Airmid Celtic Goddess
A Celtic Goddess of medicinal plants. It is said, from her tears all the healing herbs of the world sprung from the earth. A devotee of plant medicine, she is a wildcrafting Goddess of the Forest inspiring the wildness within.
Airmid is an herbal healer, part of a family of healers among the Tuatha de Danann, one of the groups of Gods and Goddesses of Pagan Ireland. Together with her father Dian Cecht and her brother Miach, a God of surgery, she tended a sacred spring that brought the dead back to life.
As a healer, Airmid surpassed her father in power, for while Dian Cecht replaced the severed arm of the de Danann king Nuadha with one of silver, she and Miach regenerated the flesh arm to perfect health. The healing charm they recited remains in Celtic folk use even today.
“Bone to bone
Vein to vein
Balm to Balm
Sap to Sap
Skin to skin
Tissue to tissue
Blood to blood
Flesh to flesh
Sinew to sinew
Marrow to marrow
Pith to pith
Fat to fat
Membrane to membrane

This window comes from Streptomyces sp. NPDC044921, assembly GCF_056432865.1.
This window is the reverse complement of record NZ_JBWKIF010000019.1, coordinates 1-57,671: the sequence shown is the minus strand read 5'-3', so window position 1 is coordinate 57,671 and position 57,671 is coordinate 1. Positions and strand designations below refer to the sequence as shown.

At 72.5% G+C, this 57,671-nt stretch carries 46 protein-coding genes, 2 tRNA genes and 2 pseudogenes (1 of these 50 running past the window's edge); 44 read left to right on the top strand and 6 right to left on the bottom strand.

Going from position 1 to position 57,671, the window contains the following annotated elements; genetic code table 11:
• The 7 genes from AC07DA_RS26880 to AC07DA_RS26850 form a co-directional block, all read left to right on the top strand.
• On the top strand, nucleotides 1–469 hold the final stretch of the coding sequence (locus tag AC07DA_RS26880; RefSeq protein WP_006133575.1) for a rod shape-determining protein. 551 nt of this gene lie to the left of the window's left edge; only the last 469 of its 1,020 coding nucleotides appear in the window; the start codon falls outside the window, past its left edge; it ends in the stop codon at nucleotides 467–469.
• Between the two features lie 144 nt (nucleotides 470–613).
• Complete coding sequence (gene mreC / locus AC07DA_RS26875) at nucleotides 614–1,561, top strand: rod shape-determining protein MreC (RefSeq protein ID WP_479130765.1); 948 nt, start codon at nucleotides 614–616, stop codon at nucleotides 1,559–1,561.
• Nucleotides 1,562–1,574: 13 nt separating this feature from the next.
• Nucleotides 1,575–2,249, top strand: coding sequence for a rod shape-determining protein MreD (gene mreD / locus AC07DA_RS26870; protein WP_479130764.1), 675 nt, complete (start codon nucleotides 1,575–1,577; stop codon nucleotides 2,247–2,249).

Fibre to fibre
Moisture to moisture”
As the origin of the charm was lost from memory, so the secret of the healing herbs was lost to the people as well. Dian Cecht, jealous because he could not compete with Miach’s surgical skills or Airmid’s powers of regeneration, killed his son and confused the herbs that grew from his grave so that mortal humans would not share in the power and immortality of the Gods.
After that, Miach was buried by Dian Cecht, and three hundred and sixty-five herbs grew through the grave, corresponding to the number of his joints and sinews. Then Airmid spread her cloak and uprooted those herbs according to their properties. Dian Cecht came to her and mixed the herbs, so that no one knows their proper healing qualities unless [she] taught them afterwards. And Dian Cecht said “Though Miach no longer lives, Airmid shall remain”.
Through our work in ritual with Airmid, we can strive to fulfill these conditions. In devotion to her, we can work to heal ourselves, and through the knowledge of her herbs, those close to us as well. Through our gardens and our devotion to the green world of plants, we can move the circle outward and work to heal our planet.
2. Carmina Gadelica, volume IV, pp. 215-217, Alexander Carmichael, Scottish Academic Press, Edinburgh 1970
3. Cath Maige Tuired: The Second Battle of Mag Tuired, p. 33, ed. Elizabeth A. Gray, Irish Texts Society, Naas 1982